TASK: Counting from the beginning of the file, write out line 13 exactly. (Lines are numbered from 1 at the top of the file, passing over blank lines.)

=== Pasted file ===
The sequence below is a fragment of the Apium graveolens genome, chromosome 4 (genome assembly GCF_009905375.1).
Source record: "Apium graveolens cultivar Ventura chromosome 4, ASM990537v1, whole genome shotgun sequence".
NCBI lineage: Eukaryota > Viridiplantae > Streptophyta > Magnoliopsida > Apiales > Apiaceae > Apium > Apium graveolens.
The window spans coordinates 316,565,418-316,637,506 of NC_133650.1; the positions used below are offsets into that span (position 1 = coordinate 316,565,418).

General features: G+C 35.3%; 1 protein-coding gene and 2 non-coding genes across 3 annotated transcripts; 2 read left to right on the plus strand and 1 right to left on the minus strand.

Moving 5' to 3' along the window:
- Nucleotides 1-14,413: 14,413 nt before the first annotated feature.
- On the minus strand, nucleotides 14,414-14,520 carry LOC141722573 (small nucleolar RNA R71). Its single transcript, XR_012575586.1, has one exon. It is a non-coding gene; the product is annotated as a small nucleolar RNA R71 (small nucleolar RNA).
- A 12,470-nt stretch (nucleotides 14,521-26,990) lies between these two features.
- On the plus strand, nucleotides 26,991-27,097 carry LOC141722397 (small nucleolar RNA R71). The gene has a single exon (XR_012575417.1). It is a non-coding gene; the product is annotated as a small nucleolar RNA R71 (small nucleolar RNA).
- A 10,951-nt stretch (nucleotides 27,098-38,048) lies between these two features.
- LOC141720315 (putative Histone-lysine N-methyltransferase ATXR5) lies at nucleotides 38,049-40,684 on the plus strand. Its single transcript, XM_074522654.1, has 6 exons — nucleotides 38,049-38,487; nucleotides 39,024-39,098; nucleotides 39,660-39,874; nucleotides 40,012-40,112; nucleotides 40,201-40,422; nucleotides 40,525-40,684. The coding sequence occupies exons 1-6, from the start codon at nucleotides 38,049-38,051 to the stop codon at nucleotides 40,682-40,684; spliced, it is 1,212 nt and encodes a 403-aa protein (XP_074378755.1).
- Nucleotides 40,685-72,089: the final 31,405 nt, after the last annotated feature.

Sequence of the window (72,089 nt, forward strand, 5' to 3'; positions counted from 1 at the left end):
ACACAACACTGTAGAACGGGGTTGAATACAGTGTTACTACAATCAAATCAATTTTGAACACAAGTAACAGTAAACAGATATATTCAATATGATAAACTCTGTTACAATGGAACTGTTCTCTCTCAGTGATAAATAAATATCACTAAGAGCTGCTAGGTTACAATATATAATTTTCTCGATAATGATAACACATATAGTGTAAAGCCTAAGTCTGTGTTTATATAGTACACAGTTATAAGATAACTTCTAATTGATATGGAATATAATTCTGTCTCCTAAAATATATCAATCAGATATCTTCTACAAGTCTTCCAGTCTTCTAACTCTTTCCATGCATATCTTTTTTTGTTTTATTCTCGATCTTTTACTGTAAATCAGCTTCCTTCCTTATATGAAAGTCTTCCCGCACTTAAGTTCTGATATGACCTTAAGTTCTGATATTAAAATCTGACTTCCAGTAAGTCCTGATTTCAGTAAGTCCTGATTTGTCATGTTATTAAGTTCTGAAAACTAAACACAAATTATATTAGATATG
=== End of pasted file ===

- Nucleotides 40,685-72,089: the final 31,405 nt, after the last annotated feature.